If I find myself practicing a groove and my plucking fingers end up doing the same thing every time I start with the other finger.

    In a band situation I'll play the music anyway it comes out.

    Their drills were bloodless battles; their battles bloody drills.
  7. I agree. If it doesn’t sound the same, regardless of which finger starts, then you haven’t mastered the number one requirement for this: both fingers must sound the exact same when alternating.
    Groove Doctor and albertus like this.
  8. albertus


    Jan 26, 2016
    I add to the ones that say "persevere". parctice slow and it will come natural after a while.
    enricogaletta likes this.
  9. I think the words in bold above are a little vague and easily miscontrued. Could you be misconstruing what the video teacher means in this statement...
    I would interpret that statement to mean to do it the same way each time, but does not exclude starting a phrase or pattern with the index and practicing it for consistency, then going back and starting with the middle finger and doing the same so you can start with either finger. But when you do so the plucking pattern will be identical (to itself) each time you start with one finger. Then be identical each time (again to itself) when you start with the other finger. Often times we end up starting with one finger or another and have to continue seamlessly. Being able to play a passage, run, riff or pattern easily, starting either with middle or index, I believe, is key to being a fluid and versatile player.
    bassrique likes this.
  10. buldog5151bass

    buldog5151bass Kibble, milkbones, and P Basses. And redheads.

    Oct 22, 2003
    The only time I don't use alternating is when I am playing repeated groups of 3, like with Barracuda.

    Several years ago, I broke my right index finger, so spend several months without being able to use that finger, so I am more comfortable starting with either index or middle now.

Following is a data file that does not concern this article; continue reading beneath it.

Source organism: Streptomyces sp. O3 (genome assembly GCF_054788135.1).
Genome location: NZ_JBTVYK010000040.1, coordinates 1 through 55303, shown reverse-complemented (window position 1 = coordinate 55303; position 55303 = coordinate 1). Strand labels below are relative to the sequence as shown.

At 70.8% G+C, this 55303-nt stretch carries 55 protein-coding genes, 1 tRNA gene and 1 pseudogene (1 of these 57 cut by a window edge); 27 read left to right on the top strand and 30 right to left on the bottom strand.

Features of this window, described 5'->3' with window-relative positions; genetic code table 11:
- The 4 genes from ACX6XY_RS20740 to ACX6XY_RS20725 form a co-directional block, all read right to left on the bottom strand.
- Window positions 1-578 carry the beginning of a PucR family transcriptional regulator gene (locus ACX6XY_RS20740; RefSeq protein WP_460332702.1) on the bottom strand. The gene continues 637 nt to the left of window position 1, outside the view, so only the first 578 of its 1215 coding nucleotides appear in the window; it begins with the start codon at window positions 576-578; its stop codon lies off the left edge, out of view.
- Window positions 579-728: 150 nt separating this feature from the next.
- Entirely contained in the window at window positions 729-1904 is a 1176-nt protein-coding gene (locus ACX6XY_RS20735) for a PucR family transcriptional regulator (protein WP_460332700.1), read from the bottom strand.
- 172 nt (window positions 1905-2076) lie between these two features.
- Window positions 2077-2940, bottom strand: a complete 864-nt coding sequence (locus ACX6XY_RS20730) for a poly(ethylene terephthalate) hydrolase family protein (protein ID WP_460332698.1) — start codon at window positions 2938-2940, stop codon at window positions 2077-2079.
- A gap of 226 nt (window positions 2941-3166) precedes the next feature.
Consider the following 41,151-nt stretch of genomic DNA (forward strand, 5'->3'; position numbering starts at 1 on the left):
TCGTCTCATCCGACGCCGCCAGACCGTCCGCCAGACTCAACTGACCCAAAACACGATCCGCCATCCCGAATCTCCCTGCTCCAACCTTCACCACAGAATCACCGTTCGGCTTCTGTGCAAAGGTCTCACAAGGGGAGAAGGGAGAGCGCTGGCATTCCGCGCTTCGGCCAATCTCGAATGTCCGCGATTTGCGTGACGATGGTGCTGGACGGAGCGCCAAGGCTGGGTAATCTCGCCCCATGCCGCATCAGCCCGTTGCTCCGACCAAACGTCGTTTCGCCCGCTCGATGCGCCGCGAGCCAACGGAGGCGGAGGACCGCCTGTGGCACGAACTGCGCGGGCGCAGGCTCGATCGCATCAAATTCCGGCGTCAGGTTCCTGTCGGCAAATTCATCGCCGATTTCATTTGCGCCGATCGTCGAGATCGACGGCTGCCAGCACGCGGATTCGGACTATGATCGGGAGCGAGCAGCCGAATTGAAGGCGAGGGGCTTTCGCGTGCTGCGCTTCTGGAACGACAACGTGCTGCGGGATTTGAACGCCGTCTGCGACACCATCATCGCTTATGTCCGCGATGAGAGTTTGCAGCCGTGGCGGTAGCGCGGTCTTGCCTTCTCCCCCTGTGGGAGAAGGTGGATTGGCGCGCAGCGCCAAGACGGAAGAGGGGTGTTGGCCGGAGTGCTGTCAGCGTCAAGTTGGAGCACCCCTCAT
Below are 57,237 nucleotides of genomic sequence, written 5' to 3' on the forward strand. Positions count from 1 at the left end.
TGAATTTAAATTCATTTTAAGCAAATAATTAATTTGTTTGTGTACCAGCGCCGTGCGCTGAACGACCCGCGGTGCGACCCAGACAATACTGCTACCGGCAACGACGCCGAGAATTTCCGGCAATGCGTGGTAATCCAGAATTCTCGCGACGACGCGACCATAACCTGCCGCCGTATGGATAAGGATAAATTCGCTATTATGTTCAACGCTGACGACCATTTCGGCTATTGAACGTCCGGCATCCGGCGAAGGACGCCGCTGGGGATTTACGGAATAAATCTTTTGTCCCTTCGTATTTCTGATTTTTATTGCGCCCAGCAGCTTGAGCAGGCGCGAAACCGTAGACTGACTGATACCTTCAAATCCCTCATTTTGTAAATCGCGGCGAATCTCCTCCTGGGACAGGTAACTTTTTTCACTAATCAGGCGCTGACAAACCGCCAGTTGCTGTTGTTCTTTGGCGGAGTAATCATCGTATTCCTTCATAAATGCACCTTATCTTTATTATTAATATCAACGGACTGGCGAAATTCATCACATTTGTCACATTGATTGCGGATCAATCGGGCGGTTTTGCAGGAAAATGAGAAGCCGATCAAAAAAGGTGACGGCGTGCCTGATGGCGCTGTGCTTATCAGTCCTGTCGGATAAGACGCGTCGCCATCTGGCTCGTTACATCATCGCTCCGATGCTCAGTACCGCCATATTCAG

11. Malcolm35

    Malcolm35 Supporting Member

    After several years of following the alternate finger "rules" my fingers started deciding which would get the next note. I let them and good things happened.

    About this same time my fretting fingers started deciding which finger would get the next note. OFPF normally works, but, is not cast in stone.

    As long as you get the note and the music does not go off and leave you, IMO you've done what needs doing. Now giving control to my fingers did not happen over night. It took awhile. So, chill out and just play - see if your fingers are ready to take over, if so let the fingers decide. ;)

    This is coming from a hobby bassists that played with good ole boy bands for over 25 years. If you do not fit into that category take what I said with a grain of salt.

    Happy trails.
    Last edited: Jul 7, 2019
    albertus and vindibona1 like this.
  12. I would like to respectfully point out that first you learned the rules... then you learned how and when to break them. My experience is that before learning the rules, my fingers would go where they wanted, but when the tough passages came along... inaccuracy, wonky sound and chaos. The "rules" create order and a baseline from which to work out of. After that, fingering spontanaeity is like deciding to to alter tried and true cooking recipe where you can often make it better... but sometimes not :).
  13. bolophonic


    Dec 10, 2009
    Durham, NC
    I do my best to optimize and choreograph all my bass moves and it depends entirely on what notes are involved. Once I “own” the bass line, I practice it the same way every time.